We have talked a lot about Angel Orensanz. We shared with you art critic Calvin Reid’s thoughts on the Spanish Master, his travels around the world, what the French Art critic Pierre Restany had to say about him, some details of his accomplishments, and much more.
Today, we are changing the focus to talk a little about the Angel Orensanz Foundation. The building was originally the place of Anshe Chesed Synagogue, and it was built in a Gothic Revival style, designed by Berlin-born architect Alexander Saeltzer back in 1849 to house the local congregation of Jews in the Lower East Side. It is the fourth oldest synagogue building in the United States and the longest-standing one in New York City. It was also the largest synagogue there was at the time of its construction. The synagogue changed hands many times for many years, until it was abandoned in 1974.
Twelve years later, as Angel Orensanz was walking around the Lower East Side looking for a place to establish an art studio, he discovered the building, immediately deciding that it was the perfect place to work as a base for his projects. Soon afterwards he successfully bought the property, and, along with his brother Al Orensanz (now the Foundation’s director) went about restoring the building.
He and his team successfully converted it into and art gallery, foundation for the arts, and event space known as The Angel Orensanz Foundation. The next year, thanks to their efforts, the building was designated an official historic landmark of New York City.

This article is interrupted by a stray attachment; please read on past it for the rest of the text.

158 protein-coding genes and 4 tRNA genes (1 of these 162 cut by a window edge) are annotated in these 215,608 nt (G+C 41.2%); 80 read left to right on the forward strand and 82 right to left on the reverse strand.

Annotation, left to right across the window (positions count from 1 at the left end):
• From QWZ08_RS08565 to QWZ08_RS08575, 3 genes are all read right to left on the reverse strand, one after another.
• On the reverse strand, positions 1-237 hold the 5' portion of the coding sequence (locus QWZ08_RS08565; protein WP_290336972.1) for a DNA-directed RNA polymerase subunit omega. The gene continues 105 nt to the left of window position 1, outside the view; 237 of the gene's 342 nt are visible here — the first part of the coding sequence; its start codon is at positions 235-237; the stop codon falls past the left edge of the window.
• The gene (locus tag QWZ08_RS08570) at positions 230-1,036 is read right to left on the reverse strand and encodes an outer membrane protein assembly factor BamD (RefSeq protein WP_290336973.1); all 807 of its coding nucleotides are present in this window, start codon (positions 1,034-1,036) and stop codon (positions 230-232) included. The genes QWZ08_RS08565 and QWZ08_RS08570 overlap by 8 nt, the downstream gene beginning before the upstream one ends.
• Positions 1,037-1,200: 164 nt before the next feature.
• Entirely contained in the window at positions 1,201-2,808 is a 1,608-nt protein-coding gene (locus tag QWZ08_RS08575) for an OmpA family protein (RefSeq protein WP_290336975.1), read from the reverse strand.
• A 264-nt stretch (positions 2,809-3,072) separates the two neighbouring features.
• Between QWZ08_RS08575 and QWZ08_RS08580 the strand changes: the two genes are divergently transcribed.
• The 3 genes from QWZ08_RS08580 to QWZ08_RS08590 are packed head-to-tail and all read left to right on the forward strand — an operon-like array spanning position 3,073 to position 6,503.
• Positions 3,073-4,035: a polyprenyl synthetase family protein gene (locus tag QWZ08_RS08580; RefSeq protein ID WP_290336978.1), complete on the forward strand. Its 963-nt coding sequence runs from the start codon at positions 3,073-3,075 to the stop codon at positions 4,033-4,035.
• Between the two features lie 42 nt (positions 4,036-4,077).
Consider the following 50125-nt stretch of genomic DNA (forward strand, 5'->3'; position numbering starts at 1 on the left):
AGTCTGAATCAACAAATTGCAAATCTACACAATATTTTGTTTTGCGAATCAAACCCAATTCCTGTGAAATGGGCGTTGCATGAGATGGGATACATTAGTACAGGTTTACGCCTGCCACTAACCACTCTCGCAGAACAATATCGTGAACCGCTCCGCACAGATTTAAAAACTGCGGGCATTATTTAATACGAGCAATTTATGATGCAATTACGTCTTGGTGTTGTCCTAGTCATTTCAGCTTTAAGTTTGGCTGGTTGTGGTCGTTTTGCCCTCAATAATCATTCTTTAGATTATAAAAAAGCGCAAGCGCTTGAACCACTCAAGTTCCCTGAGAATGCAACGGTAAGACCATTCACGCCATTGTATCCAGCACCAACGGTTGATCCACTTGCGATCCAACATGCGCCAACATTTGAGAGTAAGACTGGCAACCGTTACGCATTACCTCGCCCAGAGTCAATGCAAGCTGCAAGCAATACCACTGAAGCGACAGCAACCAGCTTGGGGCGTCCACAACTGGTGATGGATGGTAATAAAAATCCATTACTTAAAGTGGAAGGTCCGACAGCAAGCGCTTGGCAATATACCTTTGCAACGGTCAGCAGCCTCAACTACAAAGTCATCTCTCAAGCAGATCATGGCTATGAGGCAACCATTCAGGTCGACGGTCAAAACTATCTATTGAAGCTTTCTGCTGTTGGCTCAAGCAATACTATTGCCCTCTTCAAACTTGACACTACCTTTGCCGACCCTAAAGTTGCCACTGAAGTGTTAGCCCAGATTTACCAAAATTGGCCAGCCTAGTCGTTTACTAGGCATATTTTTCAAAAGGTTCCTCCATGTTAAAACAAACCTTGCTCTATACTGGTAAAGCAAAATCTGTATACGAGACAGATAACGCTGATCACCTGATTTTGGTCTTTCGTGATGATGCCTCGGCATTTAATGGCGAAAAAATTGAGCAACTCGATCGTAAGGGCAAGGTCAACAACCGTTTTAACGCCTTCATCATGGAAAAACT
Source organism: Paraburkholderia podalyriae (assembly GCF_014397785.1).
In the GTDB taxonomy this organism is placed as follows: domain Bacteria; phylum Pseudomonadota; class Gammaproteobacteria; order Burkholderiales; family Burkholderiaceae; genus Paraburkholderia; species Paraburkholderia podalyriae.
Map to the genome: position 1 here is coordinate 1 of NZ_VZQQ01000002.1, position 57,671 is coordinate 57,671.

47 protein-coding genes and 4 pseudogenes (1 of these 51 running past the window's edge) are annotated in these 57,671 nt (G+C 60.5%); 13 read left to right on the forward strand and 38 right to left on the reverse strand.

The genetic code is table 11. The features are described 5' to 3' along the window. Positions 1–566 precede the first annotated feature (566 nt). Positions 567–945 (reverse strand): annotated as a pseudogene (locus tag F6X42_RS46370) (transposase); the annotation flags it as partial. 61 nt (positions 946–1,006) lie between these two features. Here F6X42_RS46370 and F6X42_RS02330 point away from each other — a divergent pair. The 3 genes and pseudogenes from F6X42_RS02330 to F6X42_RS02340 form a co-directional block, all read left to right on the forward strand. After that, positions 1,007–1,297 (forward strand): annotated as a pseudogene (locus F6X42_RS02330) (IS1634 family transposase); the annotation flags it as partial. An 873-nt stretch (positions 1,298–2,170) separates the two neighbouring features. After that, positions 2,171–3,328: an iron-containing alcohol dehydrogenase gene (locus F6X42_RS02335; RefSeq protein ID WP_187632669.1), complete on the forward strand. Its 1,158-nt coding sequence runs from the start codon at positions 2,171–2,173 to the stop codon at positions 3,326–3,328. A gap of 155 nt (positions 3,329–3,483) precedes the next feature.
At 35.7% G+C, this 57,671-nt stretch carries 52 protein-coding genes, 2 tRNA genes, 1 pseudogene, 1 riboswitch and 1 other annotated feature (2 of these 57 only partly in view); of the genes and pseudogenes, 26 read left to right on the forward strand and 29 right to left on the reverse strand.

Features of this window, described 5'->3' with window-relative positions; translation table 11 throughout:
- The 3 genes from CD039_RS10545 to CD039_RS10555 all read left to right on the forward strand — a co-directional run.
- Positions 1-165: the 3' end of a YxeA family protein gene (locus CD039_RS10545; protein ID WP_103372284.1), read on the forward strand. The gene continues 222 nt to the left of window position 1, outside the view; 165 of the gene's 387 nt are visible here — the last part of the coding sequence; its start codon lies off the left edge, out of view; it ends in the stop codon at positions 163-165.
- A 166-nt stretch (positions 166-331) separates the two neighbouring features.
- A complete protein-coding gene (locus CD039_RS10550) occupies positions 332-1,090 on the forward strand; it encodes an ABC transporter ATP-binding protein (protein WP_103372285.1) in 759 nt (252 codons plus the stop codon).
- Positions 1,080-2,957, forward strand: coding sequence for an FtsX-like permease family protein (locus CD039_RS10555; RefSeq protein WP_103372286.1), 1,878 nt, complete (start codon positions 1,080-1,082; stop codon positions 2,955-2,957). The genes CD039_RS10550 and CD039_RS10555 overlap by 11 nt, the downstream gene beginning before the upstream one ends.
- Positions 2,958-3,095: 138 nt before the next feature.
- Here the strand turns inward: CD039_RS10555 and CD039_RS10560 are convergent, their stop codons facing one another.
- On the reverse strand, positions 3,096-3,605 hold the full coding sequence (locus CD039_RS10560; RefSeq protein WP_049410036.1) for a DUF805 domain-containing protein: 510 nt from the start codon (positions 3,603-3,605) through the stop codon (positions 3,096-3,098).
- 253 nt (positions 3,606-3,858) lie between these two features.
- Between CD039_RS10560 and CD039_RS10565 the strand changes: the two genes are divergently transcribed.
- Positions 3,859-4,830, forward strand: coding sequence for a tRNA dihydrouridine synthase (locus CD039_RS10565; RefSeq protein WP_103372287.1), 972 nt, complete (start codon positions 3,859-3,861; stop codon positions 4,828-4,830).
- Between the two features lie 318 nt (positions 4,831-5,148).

As an event venue, The Angel Orensanz Foundation has welcomed Sarah Jessica Parker, Phillip Glass, Whitney Houston, Florence and the Machine, Alexander Mcqueen, Spike Lee, Lady Gaga, Steven Spielberg, and many others to its premises. With an interior that resembles the Cathedral of Notre-Dame in Paris and the sanctuary designed to look like the Sistine Chapel, it’s no wonder why people fall in love with our Foundation.
Over the years the Angel Orensanz Foundation has held many artist exhibitions, such as Hush and Luis Buñel. It is also the permanent studio and performance space of the Spanish Master Angel Orensanz. We also cooperate with PS1/MoMA; The Goethe Institute, the Whitney Museum in New York; The Italian Cultural Institute, New York University; Columbia University and Princeton University; the National Russian Museum of St. Petersburg and the Royal Shakespeare Co. of London; The World Council of Peoples for the UN, the United Jewish Council and the American Academy in Rome.
The Angel Orensanz Foundation was inaugurated officially in 1992 and during its 20th anniversary what better way to celebrate it than with an exhibition that features its creator? Our featured exhibit, Burning Bronzes starts tomorrow (Sept 12th), with the opening at 6 pm, so if you are in New York City, this is your opportunity to see this amazing place on the Lower East Side and appreciate the beautiful works of Angel Orensanz.